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Anglican scholar John Wenham, in his book Christ and the Bible (88–90), addresses this issue, and is apparently not satisfied with the common "telescoping" argument. He first argues that Stephen in Acts 7 refers to the tombs of Joseph and his brothers, not Jacob, thus addressing the apparent conflict with Genesis 50. As for who bought the tomb in Shechem, Abraham or Jacob, he presents four possible explanations for Stephen saying Abraham despite the Genesis account saying Jacob. The first three he treats briefly:

  • That Stephen simply made a "crass mistake." This is not necessarily problematic, since many inerrantists accept that even apostles could err in their recorded speech. But Wenham considers it unlikely that such an error would not be corrected by a community very familiar with the OT between the time that Stephen spoke the words and Luke wrote them.
  • That Abraham was an early interpolation into Acts
  • That Abraham appears as a result of a misread abbreviation, like "A(braam)" instead of "Ia(kobos)."

He considers his fourth explanation most likely: that a tradition existed at that time that regarded Jacob's purchase of land in Shechem to be "re-staking a claim to land previously bought by his grandfather."

According to this approach, Abraham's time in Shechem in Genesis 12:6–7 did not simply involve the building of an altar but also the purchase of a small amount of land. Jacob's return to Shechem thus involved a retracing of his grandfather's steps – first buying land and building an altar in Shechem (Gen. 33:18–20), then going to Bethel (Gen. 35:1–6; cf. 12:8) and then Hebron (Gen. 35:27).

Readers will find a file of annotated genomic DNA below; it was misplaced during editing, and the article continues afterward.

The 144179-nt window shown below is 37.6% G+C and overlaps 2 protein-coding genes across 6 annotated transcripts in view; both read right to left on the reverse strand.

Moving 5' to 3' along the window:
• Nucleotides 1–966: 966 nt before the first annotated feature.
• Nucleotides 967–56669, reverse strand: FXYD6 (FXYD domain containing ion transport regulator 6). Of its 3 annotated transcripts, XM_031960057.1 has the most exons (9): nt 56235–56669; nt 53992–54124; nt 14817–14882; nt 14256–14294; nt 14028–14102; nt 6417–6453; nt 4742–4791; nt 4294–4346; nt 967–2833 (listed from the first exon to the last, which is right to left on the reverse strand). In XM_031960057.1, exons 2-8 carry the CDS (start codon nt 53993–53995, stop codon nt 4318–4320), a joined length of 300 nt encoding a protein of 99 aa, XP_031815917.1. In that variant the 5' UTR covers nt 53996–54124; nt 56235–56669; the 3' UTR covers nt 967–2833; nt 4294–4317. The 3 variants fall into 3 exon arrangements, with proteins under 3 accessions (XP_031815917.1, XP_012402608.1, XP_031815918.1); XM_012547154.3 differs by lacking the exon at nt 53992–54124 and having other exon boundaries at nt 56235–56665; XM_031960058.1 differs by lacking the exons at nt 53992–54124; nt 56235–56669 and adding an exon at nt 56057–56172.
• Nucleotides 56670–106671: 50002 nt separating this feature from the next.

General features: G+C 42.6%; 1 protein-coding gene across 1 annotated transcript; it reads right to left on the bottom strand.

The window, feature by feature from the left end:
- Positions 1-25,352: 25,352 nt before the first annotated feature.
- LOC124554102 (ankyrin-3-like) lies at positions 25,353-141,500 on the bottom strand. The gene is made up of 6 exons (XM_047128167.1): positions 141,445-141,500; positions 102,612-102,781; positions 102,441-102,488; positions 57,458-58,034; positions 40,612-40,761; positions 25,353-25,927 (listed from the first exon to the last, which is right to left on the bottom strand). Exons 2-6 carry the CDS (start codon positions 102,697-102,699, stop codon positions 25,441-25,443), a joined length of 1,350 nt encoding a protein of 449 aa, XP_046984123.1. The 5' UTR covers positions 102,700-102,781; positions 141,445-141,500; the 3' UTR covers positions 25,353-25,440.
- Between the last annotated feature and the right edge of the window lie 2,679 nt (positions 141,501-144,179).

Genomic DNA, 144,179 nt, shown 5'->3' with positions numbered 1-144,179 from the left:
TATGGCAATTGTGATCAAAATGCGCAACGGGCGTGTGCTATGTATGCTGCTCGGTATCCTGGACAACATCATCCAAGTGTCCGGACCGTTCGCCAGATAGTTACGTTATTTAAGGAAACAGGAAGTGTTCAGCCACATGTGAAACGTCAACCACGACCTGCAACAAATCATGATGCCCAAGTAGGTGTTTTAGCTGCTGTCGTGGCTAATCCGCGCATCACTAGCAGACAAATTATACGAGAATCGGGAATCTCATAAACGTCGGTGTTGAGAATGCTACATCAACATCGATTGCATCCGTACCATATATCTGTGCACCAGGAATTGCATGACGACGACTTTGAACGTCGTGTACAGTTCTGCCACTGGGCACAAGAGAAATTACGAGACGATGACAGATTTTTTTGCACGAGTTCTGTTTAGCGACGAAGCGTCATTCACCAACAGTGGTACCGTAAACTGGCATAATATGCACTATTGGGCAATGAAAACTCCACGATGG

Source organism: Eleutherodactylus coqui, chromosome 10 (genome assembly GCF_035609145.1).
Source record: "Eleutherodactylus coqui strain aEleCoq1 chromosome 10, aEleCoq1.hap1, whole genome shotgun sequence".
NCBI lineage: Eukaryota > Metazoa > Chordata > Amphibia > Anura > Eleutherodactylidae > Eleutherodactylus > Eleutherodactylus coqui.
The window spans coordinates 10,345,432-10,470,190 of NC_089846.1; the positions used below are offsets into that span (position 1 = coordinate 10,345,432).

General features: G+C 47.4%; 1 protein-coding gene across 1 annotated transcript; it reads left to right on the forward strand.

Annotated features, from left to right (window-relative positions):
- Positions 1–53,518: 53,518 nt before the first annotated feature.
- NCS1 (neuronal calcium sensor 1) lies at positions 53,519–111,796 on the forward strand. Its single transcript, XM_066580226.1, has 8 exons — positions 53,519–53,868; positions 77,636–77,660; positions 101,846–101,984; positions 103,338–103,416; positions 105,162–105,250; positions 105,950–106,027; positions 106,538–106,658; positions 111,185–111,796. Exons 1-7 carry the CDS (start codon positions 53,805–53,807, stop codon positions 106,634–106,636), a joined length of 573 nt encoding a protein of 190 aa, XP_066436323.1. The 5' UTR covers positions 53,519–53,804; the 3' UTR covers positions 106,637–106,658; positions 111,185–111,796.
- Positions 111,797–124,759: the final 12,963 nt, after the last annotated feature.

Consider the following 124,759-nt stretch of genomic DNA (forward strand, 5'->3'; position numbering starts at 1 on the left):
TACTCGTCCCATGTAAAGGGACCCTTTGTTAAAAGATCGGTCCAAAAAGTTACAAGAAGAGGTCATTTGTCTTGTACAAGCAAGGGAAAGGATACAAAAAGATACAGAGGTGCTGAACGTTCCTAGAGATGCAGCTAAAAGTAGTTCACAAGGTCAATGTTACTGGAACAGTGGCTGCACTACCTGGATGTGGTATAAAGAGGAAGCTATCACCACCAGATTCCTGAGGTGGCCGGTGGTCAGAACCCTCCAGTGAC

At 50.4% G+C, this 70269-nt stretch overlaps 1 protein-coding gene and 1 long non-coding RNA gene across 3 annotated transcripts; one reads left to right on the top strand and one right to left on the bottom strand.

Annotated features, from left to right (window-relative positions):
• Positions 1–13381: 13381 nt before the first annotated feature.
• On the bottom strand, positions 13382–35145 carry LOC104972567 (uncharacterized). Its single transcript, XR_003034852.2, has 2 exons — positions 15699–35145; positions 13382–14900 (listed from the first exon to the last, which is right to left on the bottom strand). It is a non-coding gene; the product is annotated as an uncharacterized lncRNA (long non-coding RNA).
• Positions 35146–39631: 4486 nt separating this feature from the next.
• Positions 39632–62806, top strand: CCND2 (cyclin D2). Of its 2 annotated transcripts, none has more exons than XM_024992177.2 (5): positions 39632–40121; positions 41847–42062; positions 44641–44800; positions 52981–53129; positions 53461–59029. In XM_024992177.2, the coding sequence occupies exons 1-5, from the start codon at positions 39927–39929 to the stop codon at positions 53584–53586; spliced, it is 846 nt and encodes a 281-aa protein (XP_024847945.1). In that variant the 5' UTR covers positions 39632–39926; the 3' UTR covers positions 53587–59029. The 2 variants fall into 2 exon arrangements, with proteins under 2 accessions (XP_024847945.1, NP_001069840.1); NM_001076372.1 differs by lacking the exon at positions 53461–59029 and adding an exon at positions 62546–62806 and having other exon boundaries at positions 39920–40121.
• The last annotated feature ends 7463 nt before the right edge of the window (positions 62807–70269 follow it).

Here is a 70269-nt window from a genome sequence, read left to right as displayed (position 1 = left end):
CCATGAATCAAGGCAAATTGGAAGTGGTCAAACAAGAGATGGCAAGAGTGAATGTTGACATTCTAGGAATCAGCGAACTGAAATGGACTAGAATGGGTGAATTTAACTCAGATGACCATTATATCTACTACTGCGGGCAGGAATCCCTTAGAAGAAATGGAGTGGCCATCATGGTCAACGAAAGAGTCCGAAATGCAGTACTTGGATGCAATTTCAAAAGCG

"In light of the continuing importance of Shechem in the Old Testament," he concludes

that Abraham not only received his first vision there and a confirmation of the gift of the Promised Land to his descendants, but that he also staked out his claim in faith by buying for himself a token piece of land. On the whole this seems the most likely explanation of Stephen's form of words.

According to this approach there's no conflict with the Genesis 23 and Genesis 50 cave near Mamre. Stephen refers to Joseph and his brothers, not Jacob, who were buried in Shechem.

3

Where were the patriarchs buried ? How many burial places did Abraham buy? Is there any contradiction involved ? There are three relevant Bible passages that give us some information that can help us come to a fair conclusion and resolution of issues:

The first reference is regarding the burial place of Jacob as recorded in Genesis 50:12,13: "Thus his sons did for him as he had commanded them, for his sons carried him to the land of Canaan and buried him in the cave of the field at Machpelah, to the east of Mamre, which Abraham bought with the field from Ephron the Hittite to possess as a burying place."(ESV)

The second passage is also about Jacob's burial place from the speech of Stephen in Acts 7:15,16: And Jacob went down into Egypt, and he died, he and our fathers, and they were carried back to Shechem and laid in the tomb that Abraham had bought for a sum of silver from the sons of Hamor in Shechem.(ESV)